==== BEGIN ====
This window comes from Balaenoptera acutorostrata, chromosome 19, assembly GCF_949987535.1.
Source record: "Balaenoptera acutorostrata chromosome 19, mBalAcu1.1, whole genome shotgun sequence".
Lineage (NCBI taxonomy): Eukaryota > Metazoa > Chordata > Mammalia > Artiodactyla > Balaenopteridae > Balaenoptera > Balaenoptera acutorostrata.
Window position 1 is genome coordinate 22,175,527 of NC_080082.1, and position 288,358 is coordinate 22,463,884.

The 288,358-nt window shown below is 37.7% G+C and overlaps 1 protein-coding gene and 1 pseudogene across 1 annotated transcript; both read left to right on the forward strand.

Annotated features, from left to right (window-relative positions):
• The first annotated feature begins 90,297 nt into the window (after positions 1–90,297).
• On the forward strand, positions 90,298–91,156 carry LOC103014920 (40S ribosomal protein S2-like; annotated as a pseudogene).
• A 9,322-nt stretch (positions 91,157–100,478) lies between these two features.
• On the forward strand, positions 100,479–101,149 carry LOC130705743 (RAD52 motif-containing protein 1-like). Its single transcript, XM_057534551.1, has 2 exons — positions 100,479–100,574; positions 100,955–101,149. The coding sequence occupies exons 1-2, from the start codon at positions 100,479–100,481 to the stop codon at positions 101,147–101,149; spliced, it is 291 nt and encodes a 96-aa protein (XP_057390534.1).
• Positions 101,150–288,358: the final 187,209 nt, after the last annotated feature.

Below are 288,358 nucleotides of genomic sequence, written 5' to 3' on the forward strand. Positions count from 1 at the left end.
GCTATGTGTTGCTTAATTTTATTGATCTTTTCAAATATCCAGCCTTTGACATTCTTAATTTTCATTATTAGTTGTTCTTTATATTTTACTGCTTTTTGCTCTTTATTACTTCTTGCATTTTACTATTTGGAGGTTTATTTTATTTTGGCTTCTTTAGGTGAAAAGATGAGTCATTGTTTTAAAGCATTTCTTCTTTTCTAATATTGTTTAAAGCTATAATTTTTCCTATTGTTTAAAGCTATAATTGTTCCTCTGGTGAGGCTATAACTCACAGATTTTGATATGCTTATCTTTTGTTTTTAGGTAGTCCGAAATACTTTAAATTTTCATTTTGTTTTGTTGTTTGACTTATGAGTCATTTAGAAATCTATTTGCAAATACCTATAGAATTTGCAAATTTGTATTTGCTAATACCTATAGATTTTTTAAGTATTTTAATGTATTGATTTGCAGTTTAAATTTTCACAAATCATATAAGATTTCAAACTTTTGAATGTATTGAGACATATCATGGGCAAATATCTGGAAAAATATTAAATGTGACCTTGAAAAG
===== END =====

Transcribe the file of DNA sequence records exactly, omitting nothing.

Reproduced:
This window comes from Balaenoptera acutorostrata, chromosome 19, assembly GCF_949987535.1.
Source record: "Balaenoptera acutorostrata chromosome 19, mBalAcu1.1, whole genome shotgun sequence".
Lineage (NCBI taxonomy): Eukaryota > Metazoa > Chordata > Mammalia > Artiodactyla > Balaenopteridae > Balaenoptera > Balaenoptera acutorostrata.
Window position 1 is genome coordinate 22,175,527 of NC_080082.1, and position 288,358 is coordinate 22,463,884.

The 288,358-nt window shown below is 37.7% G+C and overlaps 1 protein-coding gene and 1 pseudogene across 1 annotated transcript; both read left to right on the forward strand.

Annotated features, from left to right (window-relative positions):
• The first annotated feature begins 90,297 nt into the window (after positions 1–90,297).
• On the forward strand, positions 90,298–91,156 carry LOC103014920 (40S ribosomal protein S2-like; annotated as a pseudogene).
• A 9,322-nt stretch (positions 91,157–100,478) lies between these two features.
• On the forward strand, positions 100,479–101,149 carry LOC130705743 (RAD52 motif-containing protein 1-like). Its single transcript, XM_057534551.1, has 2 exons — positions 100,479–100,574; positions 100,955–101,149. The coding sequence occupies exons 1-2, from the start codon at positions 100,479–100,481 to the stop codon at positions 101,147–101,149; spliced, it is 291 nt and encodes a 96-aa protein (XP_057390534.1).
• Positions 101,150–288,358: the final 187,209 nt, after the last annotated feature.

Below are 288,358 nucleotides of genomic sequence, written 5' to 3' on the forward strand. Positions count from 1 at the left end.
GCTATGTGTTGCTTAATTTTATTGATCTTTTCAAATATCCAGCCTTTGACATTCTTAATTTTCATTATTAGTTGTTCTTTATATTTTACTGCTTTTTGCTCTTTATTACTTCTTGCATTTTACTATTTGGAGGTTTATTTTATTTTGGCTTCTTTAGGTGAAAAGATGAGTCATTGTTTTAAAGCATTTCTTCTTTTCTAATATTGTTTAAAGCTATAATTTTTCCTATTGTTTAAAGCTATAATTGTTCCTCTGGTGAGGCTATAACTCACAGATTTTGATATGCTTATCTTTTGTTTTTAGGTAGTCCGAAATACTTTAAATTTTCATTTTGTTTTGTTGTTTGACTTATGAGTCATTTAGAAATCTATTTGCAAATACCTATAGAATTTGCAAATTTGTATTTGCTAATACCTATAGATTTTTTAAGTATTTTAATGTATTGATTTGCAGTTTAAATTTTCACAAATCATATAAGATTTCAAACTTTTGAATGTATTGAGACATATCATGGGCAAATATCTGGAAAAATATTAAATGTGACCTTGAAAAG